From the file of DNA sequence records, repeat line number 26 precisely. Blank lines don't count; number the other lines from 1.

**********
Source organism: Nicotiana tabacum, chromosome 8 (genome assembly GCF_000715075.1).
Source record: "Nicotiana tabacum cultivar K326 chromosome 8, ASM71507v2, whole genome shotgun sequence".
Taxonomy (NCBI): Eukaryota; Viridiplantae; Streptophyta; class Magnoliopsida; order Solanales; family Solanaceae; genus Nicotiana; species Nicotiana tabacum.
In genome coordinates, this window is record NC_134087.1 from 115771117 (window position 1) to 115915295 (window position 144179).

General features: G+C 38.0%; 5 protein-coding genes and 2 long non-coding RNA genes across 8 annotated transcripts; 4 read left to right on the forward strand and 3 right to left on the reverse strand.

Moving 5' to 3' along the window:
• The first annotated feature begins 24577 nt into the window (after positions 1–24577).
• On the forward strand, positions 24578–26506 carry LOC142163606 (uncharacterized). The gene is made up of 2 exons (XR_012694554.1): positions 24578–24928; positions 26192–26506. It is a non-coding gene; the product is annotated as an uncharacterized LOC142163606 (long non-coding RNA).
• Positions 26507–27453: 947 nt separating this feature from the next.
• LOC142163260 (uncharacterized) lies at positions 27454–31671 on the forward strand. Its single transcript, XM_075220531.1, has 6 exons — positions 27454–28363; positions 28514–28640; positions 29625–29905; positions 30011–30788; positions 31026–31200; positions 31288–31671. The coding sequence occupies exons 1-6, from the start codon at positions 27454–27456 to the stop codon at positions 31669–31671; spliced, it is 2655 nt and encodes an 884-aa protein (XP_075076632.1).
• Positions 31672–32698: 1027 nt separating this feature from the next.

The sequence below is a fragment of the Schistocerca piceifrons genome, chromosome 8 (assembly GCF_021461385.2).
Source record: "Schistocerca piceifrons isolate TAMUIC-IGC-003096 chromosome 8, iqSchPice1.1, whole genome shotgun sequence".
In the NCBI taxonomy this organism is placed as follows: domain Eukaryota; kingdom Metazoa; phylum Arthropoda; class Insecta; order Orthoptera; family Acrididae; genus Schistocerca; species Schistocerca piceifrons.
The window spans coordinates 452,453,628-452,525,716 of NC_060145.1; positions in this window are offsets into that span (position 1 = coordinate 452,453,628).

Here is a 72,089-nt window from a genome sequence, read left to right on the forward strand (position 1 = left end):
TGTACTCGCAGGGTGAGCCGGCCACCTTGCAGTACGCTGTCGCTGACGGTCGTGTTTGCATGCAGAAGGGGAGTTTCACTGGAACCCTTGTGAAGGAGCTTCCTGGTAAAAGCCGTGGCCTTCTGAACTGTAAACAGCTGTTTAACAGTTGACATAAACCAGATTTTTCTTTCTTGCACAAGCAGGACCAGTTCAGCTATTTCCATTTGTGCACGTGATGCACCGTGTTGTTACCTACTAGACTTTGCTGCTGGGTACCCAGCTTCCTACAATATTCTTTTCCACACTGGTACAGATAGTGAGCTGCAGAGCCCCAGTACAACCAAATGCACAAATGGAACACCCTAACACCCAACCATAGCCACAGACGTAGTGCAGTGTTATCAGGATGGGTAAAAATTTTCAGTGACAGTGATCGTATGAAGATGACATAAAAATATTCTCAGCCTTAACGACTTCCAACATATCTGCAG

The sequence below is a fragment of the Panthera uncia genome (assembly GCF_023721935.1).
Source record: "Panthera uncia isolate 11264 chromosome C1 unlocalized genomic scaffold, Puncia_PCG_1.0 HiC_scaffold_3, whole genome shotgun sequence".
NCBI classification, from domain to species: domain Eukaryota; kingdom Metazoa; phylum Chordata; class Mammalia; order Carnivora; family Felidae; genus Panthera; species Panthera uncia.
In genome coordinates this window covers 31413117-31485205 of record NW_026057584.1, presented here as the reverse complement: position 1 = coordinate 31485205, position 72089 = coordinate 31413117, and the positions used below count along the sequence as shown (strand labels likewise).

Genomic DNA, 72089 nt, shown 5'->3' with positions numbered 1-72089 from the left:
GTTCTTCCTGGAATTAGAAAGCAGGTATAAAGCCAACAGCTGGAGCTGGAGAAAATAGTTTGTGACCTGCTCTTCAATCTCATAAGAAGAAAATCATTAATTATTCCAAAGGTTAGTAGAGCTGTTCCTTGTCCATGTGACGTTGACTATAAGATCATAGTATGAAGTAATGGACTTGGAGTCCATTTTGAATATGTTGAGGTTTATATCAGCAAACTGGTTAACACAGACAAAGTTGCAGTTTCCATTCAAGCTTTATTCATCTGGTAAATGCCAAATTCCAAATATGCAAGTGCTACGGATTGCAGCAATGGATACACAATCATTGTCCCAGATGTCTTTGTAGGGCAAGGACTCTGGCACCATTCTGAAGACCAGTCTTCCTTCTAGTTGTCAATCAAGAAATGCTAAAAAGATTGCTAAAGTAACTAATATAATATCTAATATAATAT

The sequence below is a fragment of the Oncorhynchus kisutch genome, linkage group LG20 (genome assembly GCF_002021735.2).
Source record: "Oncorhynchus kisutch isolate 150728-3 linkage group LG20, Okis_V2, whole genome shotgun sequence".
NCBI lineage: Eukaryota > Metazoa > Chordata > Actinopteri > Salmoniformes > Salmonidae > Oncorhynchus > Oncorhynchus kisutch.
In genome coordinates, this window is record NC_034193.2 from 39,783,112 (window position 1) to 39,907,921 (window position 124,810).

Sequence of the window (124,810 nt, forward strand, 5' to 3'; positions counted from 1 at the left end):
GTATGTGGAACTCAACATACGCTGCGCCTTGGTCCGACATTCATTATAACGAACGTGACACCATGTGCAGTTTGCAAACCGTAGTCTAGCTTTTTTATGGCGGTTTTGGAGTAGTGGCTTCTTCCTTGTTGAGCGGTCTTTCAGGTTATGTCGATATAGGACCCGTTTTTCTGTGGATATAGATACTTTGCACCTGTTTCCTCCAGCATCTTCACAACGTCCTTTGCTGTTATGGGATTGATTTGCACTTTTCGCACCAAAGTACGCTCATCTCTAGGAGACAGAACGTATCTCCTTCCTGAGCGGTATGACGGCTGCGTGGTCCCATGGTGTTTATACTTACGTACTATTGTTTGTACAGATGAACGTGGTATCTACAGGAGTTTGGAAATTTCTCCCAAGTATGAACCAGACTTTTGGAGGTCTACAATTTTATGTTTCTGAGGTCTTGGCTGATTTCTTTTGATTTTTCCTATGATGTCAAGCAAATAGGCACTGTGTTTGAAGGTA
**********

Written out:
NCBI lineage: Eukaryota > Metazoa > Chordata > Actinopteri > Salmoniformes > Salmonidae > Oncorhynchus > Oncorhynchus kisutch.